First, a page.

In any case, mix a couple cans of Bar keepers Friend with lukewarm or room temp water in a 5-gallon bucket. Or pour an entire container of Deck Cleaner and mix carefully with water in the bucket. Soak the bottles for at least 24 hours in the bucket, completely immersed, using plastic or rubber gloves when handling.
      After removing, fill the bottle partially with small size aquarium gravel and water and shake gently. This should help remove some of the encrusted stains and soil from inside the bottle. You can also clean the outside of the bottle with all-purpose cleaner and water, rubbing well with a damp cloth or very fine (0000) steel wool (steel wool does not scratch glass).
      Keep in mind that some older bottles, especially if they have been buried in the ground for a long stretch of time, will not come totally clean and will have a residual dull staining which is called “sick glass”, an actual deterioration of the glass surface. White or grayish “Sick glass” stains can only be removed or lessened by bottle “tumbling”, a relatively expensive process that I don’t recommend except for very valuable or high-end bottles.
      I don’t know about repro caps for soda bottles, but I would imagine there are still supplies of “NOS” caps that could be found for sale on ebay or other online sites.
      About the date codes on your bottles…….yes, that sounds like they would be 1941 and 1951. Not all glass companies always followed that configuration but in many cases they did.
      You might check out this .pdf article that includes some info on date codes on Coke and Pepsi bottles:
      https://sha.org/bottle/pdffiles/OwensIll_BLockhart.pdf
      Check out “Figure 17” under the section “Coca cola bottles”.

      Hope this will help!
      David

  3. Liz Presley says:

    Hi David!
    I have a very old bottle that I have never been able to find any information on. It has a very bubbled greenish glass, straight sides, and the Coca-Cola emblem down at the bottom. The only identifying marks are the city which is Atlanta GA, the number 1373 on the bottom and it says this bottle not sold. No other marks. Has anyone come across anything like this before? If so I would love more information!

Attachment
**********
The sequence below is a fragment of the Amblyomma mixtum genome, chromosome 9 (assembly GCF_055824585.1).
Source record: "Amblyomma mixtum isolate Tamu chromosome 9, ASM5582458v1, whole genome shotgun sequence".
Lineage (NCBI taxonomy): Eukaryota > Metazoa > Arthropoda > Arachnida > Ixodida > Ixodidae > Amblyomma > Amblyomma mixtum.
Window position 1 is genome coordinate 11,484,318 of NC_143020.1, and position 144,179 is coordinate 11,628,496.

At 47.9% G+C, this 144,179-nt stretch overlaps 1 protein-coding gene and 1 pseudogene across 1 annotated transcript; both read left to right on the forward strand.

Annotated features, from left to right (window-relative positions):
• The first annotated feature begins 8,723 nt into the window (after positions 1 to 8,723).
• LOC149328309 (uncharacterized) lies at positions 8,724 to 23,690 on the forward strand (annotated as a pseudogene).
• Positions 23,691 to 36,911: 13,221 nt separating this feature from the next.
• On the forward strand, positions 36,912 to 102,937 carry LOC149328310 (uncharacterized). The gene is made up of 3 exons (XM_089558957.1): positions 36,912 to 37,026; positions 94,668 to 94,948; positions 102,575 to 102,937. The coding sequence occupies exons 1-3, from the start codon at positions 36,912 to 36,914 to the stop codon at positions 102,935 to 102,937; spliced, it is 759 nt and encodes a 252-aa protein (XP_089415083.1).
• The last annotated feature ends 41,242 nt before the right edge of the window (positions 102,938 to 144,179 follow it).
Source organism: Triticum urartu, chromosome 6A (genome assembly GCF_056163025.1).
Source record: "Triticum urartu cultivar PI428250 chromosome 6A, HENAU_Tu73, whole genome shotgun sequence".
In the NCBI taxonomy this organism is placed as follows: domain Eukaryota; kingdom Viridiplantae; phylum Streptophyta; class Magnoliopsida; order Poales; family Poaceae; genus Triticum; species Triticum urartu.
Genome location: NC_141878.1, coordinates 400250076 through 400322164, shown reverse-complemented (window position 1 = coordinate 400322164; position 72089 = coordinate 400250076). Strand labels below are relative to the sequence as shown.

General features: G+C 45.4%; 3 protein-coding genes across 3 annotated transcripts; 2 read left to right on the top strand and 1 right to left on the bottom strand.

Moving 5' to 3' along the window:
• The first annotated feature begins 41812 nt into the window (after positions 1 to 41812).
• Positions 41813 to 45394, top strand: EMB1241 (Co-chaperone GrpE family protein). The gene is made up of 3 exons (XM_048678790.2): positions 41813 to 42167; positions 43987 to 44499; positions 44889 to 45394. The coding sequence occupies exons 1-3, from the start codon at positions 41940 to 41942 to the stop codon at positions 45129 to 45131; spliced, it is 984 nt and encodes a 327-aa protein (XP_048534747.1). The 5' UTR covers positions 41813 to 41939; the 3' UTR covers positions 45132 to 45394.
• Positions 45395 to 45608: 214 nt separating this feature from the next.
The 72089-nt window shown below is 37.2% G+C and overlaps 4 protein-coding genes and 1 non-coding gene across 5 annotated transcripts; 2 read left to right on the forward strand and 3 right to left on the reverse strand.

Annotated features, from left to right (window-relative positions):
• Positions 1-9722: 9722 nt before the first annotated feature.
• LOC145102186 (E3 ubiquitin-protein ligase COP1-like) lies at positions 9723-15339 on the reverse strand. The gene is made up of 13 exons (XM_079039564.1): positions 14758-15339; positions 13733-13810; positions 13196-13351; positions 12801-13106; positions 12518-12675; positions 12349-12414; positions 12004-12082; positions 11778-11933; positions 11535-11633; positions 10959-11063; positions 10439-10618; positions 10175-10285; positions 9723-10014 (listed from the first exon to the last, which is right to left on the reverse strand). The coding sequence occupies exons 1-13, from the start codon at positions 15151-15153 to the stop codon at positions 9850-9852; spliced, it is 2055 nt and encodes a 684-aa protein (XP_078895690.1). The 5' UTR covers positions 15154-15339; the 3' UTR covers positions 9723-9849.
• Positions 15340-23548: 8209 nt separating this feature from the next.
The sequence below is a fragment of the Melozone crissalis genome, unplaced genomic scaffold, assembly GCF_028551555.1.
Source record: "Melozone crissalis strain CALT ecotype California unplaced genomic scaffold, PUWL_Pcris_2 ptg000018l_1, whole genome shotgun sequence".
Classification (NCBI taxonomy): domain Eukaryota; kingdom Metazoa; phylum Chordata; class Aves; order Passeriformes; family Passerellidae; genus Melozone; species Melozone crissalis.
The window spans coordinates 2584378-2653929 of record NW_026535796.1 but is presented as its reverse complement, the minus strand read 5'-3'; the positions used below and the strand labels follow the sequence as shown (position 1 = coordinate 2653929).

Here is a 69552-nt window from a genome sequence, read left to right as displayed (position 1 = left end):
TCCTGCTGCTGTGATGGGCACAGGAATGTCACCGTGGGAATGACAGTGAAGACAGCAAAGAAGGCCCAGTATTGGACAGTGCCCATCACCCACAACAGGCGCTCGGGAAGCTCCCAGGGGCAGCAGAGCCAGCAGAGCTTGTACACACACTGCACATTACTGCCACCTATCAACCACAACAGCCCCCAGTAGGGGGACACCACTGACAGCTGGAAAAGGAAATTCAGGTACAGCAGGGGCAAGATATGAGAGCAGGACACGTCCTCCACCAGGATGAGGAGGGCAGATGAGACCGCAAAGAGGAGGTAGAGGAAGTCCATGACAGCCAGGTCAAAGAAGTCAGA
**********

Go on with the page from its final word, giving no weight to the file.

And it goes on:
4. MCFG2017 says:

    I have a Coca-Cola bottle hobble skirt style. So according to the information from this website, the embossed code on the bottle reads 3 (C) 44, meaning it was made at the Chattanooga Glass Company in Chattanooga, Tennessee in 1944. Correct? The first number was a little confusing to me but I think I understand.

    • David says:

      MCFG2017, yes, you are correct. On that bottle the “3” is a mold number. On many bottles, please keep in mind there can be variations in the way embossed code numbers are arranged, depending on the glass company, the time period, style of bottle, etc. It is a very confusing subject, to be sure!
      David

  5. ian says:

    this site is great

  6. rebecca stewart says:

    Hello. I did t see this mentioned but my husband found a Coca Cola bottle with 3•C on the side right under Vic’s cola. It’s quite large. He found it downtown Charleston SC in the harbor area. It is marked as Charleston as well. Any idea?

    • David says:

      Hi Rebecca,
      I’m not familiar with the bottle. If it reads “VIC’S COLA” it is not a Coca cola bottle, but a competitor soda.
      Best regards, David

  7. brent jackson. says:

    I have 3 coke bottles that have Greenville, sc on the bottom. one has small letters. the other two have large letters. one of them has a L in the center. one of the bottles that has the large letters has on the side pat D-105529. It also has 63L51 on the side. the others do not have this number. Do you have any info about these bottles. thank you.

    • David says:

      Brent,
      The only info I can pass along is that the bottle with the “63 L 51” was evidently made by Laurens Glass Company, Laurens, SC in 1951. The bottle that has the L on it was also (presumably) made by Laurens.
      Best regards,
      David

  8. Nickle says:

    Hello out there,
    I found an old heavy coke bottle with Raleigh N.C on the bottom and a slight green tint to it.

  9. Karin says:

    Hello, today my son and I were deep in the woods and he dug up a heavy green Coca Cola December 25, 1923 10H Root 32 with Gloucester Va on the bottom. We were hoping to find some information about it. Any suggestions would be appreciated.

    • David says:

      Karin,
      The only info I can pass along is this: your bottle was made by Root Glass Company of Terre Haute, Indiana. The “32” may be a date code for 1932. The Coke bottle was intended to be used/distributed in the Gloucester, Virginia area.
      Best regards,
      David

  10. Steven Snyder says: